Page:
Singing Silence

Disclaimers: Middle-earth and its inhabitants belong to J.R.R. Tolkien and his estate. I intend no infringement of copyright and am making no money from this.

Rating: PG.

Summary: Elu Thingol reflects on his wife.

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Thanks to Nemis for betaing this, and to Lalaith for her wonderful, inspiring Melian.


He knows. He knows that in the long, slow watches of the night, when the Thousand Caves grow silent and still, and blood runs but slowly through Elven veins, then she walks among the great, carven pillars of his dwelling place, among the shadowed halls and the darkened chambers, the guttering candlelight dappling her fair face. He knows she sees not the works of her own hand, nor the beauty revealed within the stone by the gnarled hands of the Naugrim, nor hears the soft bird-calls in the dimness. He knows she goes ever onwards, her gown whispering with her movements, through passageways and stairwells lying in puddles of gloom, until she reaches the great front gate of Menegroth, and the newfound moonlight banishes the fickle, fluttering candlelight.

He cannot but know.

Unseen himself in the shadows, he watches her slender hands, which but an hour before had been warm on his skin, weaving in the folds of her sleeves, blue with an unnatural cold. He had never thought this spirit of the strain divine who had so captivated him in the woods of Nan Elmoth that he would abandon all the fate that lay before him for one word from her, could so be very afraid.

But he cannot doubt it, for he feels her fear within himself. He hears her voice whispering in his mind, but there are no words in any language he can discern, merely a voiced melody of great and terrible power, raised in supplication, in desperation, in fearful pity strong enough to rip the bones from the mountains and scorch the air from the hills.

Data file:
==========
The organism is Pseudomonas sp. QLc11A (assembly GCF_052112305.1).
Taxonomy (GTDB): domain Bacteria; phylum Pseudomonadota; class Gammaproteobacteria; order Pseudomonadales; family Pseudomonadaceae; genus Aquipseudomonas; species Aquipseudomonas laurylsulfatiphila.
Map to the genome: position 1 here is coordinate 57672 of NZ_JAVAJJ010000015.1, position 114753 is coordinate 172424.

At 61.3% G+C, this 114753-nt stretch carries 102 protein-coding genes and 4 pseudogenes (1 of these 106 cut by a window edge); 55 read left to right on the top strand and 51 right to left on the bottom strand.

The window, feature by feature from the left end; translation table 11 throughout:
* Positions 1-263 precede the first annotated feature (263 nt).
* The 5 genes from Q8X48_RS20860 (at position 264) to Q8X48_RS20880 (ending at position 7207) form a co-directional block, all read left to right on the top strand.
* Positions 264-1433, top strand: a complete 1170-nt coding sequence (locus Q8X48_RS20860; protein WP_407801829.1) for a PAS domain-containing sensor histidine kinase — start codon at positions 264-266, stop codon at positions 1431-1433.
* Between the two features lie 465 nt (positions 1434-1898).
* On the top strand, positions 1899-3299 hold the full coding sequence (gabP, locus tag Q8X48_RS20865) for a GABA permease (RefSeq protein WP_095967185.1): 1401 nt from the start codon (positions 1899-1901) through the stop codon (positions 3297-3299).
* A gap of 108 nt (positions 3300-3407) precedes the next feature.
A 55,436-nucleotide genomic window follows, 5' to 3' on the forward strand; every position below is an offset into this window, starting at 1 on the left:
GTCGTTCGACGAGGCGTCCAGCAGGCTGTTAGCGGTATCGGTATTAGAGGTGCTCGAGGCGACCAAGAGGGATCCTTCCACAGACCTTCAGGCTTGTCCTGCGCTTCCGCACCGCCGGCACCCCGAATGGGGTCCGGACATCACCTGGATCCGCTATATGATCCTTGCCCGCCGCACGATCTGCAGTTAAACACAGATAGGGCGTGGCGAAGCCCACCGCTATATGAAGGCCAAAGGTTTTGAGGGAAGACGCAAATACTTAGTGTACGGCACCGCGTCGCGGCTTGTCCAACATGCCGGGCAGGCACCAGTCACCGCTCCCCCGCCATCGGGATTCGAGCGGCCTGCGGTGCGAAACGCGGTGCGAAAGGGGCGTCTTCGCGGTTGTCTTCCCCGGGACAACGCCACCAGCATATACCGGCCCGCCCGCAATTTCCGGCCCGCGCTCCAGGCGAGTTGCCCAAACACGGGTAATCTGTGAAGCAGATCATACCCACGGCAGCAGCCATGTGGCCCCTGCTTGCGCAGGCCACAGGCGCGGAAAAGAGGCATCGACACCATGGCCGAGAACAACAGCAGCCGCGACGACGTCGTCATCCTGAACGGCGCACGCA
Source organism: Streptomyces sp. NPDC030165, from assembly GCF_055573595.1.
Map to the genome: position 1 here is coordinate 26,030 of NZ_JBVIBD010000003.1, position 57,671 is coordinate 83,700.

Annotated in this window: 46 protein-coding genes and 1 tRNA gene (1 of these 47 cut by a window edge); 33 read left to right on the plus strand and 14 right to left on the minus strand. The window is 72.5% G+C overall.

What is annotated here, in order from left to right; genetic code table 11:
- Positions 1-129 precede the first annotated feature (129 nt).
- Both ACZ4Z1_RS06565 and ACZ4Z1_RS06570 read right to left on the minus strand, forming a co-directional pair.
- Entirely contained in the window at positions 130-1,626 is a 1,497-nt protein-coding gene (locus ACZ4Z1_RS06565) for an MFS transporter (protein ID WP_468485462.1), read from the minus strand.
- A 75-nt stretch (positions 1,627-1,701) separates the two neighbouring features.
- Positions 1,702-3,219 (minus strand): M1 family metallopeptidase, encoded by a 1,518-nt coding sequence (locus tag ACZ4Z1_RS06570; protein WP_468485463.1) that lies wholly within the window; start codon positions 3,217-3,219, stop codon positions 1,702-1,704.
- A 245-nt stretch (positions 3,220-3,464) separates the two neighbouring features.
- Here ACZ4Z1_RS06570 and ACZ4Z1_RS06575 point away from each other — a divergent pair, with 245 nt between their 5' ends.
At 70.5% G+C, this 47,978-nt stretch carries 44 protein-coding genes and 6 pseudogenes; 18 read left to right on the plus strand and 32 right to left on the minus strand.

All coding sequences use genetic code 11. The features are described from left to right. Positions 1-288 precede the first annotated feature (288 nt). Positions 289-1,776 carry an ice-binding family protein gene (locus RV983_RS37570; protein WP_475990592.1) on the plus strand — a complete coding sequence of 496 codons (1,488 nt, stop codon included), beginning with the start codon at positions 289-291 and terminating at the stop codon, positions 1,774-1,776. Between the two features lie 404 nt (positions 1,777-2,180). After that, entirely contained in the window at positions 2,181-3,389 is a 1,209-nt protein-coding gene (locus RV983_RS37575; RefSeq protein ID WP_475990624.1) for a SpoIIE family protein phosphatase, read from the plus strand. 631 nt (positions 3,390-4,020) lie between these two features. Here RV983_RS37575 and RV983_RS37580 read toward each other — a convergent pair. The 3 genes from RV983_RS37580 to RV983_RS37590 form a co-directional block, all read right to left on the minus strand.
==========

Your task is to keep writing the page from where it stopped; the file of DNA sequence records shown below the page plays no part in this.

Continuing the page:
And when he tries to reach out to touch, to discern, to understand, for he knows that what she is, is held within that melody, and desires to know her all, his fëa recoils in mute dread, his heart still as stone in his chest, yet his blood thundering in his ears like the ruin of the walls of the world. All his thought runs to nothing, and all his hope is falls to dust in that moment, as the chill fingers of death clutch at him like snarled bramble cables.

When he looks down at his hands he sees blood trickling in rivulets between his fingers, where his nails have bitten scarlet crescents into the flesh of his palms, such is the absolute quality of his despair.

He can never touch her entirely. No matter how many shadowed nights she shares his bed and lies within the feeble shelter of his arms, it will never be his to know her as she knows him, for if that were to be, it would as surely be his ending, burnt to nothing more than a shell of dust and ash, as the raging forest fire is the ending of the oak, rising high above the lesser trees in might and majesty.

Aye, mighty he is yet, in limbs and in mind, a king graced with power by the passing of the years. And yet… and yet, although he might guard the thought away behind the walls and gates of deep-seated pride and highborn arrogance, he knows that he is nothing beside her, that his spirit is no match for hers.

She lies not within his compass.

He knows he cannot save her from her own fears. They enfold the world, the furthest passages of the spirit and the lowliest caverns of the earth. And when she smiles unto the night with that particular tender grace, it is not for him she smiles, nor for him her heart fills with a compassion he can taste as the copper of fresh-spilt blood.

He knows a terrible jealousy for this, much though he tries to cage it.

And he wonders that she who had danced so fleet-footed among the stars and the notes of the Music and the wending of worlds should bind herself to such a frail thing as him, to his pride and his sorrows. And he knows the only answer is the only one he could never question.

She smiles at him, hidden in the shadows of the gate, and extends a hand to him, her face alive with joy. He takes it, and leads her back to their chambers, his heart filled with wonder and dread.